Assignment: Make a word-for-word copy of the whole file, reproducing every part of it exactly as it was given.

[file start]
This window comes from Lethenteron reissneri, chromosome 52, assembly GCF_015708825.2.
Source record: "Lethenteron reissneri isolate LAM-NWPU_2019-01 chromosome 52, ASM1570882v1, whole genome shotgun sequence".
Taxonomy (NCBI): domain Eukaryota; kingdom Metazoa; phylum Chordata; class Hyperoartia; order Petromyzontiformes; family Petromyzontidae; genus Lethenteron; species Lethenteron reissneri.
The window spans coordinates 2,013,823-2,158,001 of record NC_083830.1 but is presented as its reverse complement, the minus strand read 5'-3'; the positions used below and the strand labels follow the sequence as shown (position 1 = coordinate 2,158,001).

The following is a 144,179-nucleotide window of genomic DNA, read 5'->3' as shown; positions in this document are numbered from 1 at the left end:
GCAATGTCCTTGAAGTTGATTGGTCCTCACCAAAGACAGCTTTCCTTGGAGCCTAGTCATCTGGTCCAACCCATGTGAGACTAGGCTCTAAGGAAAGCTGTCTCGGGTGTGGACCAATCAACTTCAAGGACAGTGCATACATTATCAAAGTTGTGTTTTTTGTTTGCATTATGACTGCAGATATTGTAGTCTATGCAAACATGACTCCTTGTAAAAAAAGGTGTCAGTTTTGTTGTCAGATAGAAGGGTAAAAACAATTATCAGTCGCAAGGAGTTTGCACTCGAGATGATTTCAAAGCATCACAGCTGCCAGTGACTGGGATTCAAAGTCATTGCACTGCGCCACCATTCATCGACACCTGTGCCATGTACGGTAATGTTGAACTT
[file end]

This window comes from Lethenteron reissneri, chromosome 52, assembly GCF_015708825.2.
Source record: "Lethenteron reissneri isolate LAM-NWPU_2019-01 chromosome 52, ASM1570882v1, whole genome shotgun sequence".
Taxonomy (NCBI): domain Eukaryota; kingdom Metazoa; phylum Chordata; class Hyperoartia; order Petromyzontiformes; family Petromyzontidae; genus Lethenteron; species Lethenteron reissneri.
The window spans coordinates 2,013,823-2,158,001 of record NC_083830.1 but is presented as its reverse complement, the minus strand read 5'-3'; the positions used below and the strand labels follow the sequence as shown (position 1 = coordinate 2,158,001).

The following is a 144,179-nucleotide window of genomic DNA, read 5'->3' as shown; positions in this document are numbered from 1 at the left end:
GCAATGTCCTTGAAGTTGATTGGTCCTCACCAAAGACAGCTTTCCTTGGAGCCTAGTCATCTGGTCCAACCCATGTGAGACTAGGCTCTAAGGAAAGCTGTCTCGGGTGTGGACCAATCAACTTCAAGGACAGTGCATACATTATCAAAGTTGTGTTTTTTGTTTGCATTATGACTGCAGATATTGTAGTCTATGCAAACATGACTCCTTGTAAAAAAAGGTGTCAGTTTTGTTGTCAGATAGAAGGGTAAAAACAATTATCAGTCGCAAGGAGTTTGCACTCGAGATGATTTCAAAGCATCACAGCTGCCAGTGACTGGGATTCAAAGTCATTGCACTGCGCCACCATTCATCGACACCTGTGCCATGTACGGTAATGTTGAACTT